I'd like to write more about the fantasy city of Telelee.

>  · What has been the toughest criticism given to you as an author? What has
>  been the best compliment?

I've had criticism, but not any really horrible criticism.

The best compliment was probably when someone said that the opening lines to one of my poems had been going through their head all day.

>  · Do you have any advice to give to aspiring writers?

Nowadays anyone can self-publish. If you can make a Word document, you can have an ebook on Smashwords or Amazon. However that means that if your work is no good, no one's going to stop you. I'd recommend that people get onto Critique Circle ( and/or Scribophile (, put their work up, and listen to what people tell you. Don't 'defend' your work against people's 'attacks'. They aren't attacks, they're helping you. I've found that the people who defend their work have a strong tendency to have the worst writing, I suppose because they're not making the changes they need to make.

My next point doesn't matter if you're going to self-publish, but it is important if you want to be published by a regular publisher, or if you want to submit stories to magazines. Most places won't publish work that's already been published. And most places count putting a story on the internet as publishing it. In my opinion that's silly, but that's what they do. Scribophile and Critique Circle are exceptions, because google doesn't index them and you can't see any stories without logging on. However there are writing group websites out there where, if you put a story on the site, that counts as the story being published. That seems like a really terrible way to set things up, but they're out there.

I'd also say that getting a book out isn't the final step. It's just the start of the work of self-promotion. This is true even if you're not self-publishing: I'm told that authors are expected to pretty much arrange their own book signings and so on (if you just want to have a book out to show family and friends then this doesn't matter, of course).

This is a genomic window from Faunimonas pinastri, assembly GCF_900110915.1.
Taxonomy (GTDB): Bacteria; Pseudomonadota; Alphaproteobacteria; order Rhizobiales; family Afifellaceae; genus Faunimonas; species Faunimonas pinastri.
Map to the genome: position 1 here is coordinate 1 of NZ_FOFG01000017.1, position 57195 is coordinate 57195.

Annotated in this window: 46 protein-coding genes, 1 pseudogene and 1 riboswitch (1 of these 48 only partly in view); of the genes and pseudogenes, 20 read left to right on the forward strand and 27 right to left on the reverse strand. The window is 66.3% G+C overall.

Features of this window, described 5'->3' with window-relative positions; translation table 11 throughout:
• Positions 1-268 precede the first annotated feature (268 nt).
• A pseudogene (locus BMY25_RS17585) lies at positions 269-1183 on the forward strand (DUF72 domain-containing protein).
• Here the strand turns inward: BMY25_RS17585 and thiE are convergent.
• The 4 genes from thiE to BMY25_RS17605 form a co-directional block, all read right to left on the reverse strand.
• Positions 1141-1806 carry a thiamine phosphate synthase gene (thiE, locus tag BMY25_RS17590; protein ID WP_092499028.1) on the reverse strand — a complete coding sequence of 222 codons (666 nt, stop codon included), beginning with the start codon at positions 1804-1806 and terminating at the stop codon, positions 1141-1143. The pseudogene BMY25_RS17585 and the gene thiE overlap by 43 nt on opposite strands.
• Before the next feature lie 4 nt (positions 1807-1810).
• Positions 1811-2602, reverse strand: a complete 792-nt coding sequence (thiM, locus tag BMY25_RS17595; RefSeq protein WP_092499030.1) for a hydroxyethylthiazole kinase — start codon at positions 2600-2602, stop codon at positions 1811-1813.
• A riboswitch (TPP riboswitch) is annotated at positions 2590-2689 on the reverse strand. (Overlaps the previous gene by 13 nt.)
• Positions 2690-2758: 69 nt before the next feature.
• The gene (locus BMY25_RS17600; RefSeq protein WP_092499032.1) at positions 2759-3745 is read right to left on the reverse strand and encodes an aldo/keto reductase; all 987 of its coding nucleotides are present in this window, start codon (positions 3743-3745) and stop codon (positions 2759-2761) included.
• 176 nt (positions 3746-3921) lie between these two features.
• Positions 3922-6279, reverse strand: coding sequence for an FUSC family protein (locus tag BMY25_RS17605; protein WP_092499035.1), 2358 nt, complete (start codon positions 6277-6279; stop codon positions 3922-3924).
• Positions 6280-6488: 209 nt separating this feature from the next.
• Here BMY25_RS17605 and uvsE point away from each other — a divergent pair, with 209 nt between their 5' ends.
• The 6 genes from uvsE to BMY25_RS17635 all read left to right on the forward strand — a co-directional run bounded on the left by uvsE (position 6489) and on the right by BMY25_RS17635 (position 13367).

There are a lot of sharks out there, who make their money from authors and not from readers. They will make all sorts of promises about how they're going to promote you and help you, but these are lies. Authors do not pay publishers, ever, and if they're asking you to pay then it's a scam. Of course if you're self-publishing you might end up paying someone to design a cover for you, or you might pay for internet advertising, but those are different things. You might also pay a printer to print your books if you want to get physical books rather than ebooks - but in this age of the kindle and print-on-demand I don't know why you'd want to. Preditors and Editors ( is a good website to look at, and you can get good advice at the forums of Critique Circle.

Finally, I'd suggest learning to touch-type if you can't already. You're going to be doing a lot of typing, and every hour you spend getting faster at typing will save you ten in the long run.

>  · Is there anything that you would like to say to your readers and fans?

Go forth my children, and slay...actually I'll probably save that one for the fan club's newsletter.


  1. This is a great review and interview. I have a copy of Mr. Hutchings work as well, and I'm planning on doing a review, but I'm waiting for a time when I'm not busy moving so I can give the work my full attention. This review makes me wish I could put time on hold so I can read it!

  2. Thanks for reviewing my ebook and interviewing me. I've put a permanent link to this post on the 'New Death' page of my blog.